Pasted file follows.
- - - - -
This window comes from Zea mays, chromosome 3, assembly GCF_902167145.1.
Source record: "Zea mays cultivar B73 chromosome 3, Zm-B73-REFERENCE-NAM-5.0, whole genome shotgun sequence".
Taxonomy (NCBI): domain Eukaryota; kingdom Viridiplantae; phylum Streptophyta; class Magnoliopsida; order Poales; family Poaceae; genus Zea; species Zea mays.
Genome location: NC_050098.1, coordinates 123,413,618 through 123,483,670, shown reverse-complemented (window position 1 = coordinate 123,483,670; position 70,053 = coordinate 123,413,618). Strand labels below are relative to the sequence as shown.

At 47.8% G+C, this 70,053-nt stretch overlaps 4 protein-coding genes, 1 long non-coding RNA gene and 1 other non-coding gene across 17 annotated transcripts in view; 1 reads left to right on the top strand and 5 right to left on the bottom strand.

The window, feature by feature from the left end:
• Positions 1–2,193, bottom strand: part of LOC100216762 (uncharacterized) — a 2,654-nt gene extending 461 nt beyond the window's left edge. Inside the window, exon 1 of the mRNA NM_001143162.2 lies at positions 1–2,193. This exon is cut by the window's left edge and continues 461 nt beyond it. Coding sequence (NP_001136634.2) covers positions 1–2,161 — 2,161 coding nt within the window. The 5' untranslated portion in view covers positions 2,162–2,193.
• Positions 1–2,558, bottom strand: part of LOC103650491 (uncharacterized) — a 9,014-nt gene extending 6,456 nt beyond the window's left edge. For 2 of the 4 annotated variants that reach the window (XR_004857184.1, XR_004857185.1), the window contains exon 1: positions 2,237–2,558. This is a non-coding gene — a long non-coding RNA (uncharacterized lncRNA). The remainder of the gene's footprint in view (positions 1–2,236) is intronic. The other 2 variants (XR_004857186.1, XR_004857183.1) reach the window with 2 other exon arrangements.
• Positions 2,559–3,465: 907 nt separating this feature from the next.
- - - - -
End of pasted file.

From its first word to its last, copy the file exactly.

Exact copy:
This window comes from Zea mays, chromosome 3, assembly GCF_902167145.1.
Source record: "Zea mays cultivar B73 chromosome 3, Zm-B73-REFERENCE-NAM-5.0, whole genome shotgun sequence".
Taxonomy (NCBI): domain Eukaryota; kingdom Viridiplantae; phylum Streptophyta; class Magnoliopsida; order Poales; family Poaceae; genus Zea; species Zea mays.
Genome location: NC_050098.1, coordinates 123,413,618 through 123,483,670, shown reverse-complemented (window position 1 = coordinate 123,483,670; position 70,053 = coordinate 123,413,618). Strand labels below are relative to the sequence as shown.

At 47.8% G+C, this 70,053-nt stretch overlaps 4 protein-coding genes, 1 long non-coding RNA gene and 1 other non-coding gene across 17 annotated transcripts in view; 1 reads left to right on the top strand and 5 right to left on the bottom strand.

The window, feature by feature from the left end:
• Positions 1–2,193, bottom strand: part of LOC100216762 (uncharacterized) — a 2,654-nt gene extending 461 nt beyond the window's left edge. Inside the window, exon 1 of the mRNA NM_001143162.2 lies at positions 1–2,193. This exon is cut by the window's left edge and continues 461 nt beyond it. Coding sequence (NP_001136634.2) covers positions 1–2,161 — 2,161 coding nt within the window. The 5' untranslated portion in view covers positions 2,162–2,193.
• Positions 1–2,558, bottom strand: part of LOC103650491 (uncharacterized) — a 9,014-nt gene extending 6,456 nt beyond the window's left edge. For 2 of the 4 annotated variants that reach the window (XR_004857184.1, XR_004857185.1), the window contains exon 1: positions 2,237–2,558. This is a non-coding gene — a long non-coding RNA (uncharacterized lncRNA). The remainder of the gene's footprint in view (positions 1–2,236) is intronic. The other 2 variants (XR_004857186.1, XR_004857183.1) reach the window with 2 other exon arrangements.
• Positions 2,559–3,465: 907 nt separating this feature from the next.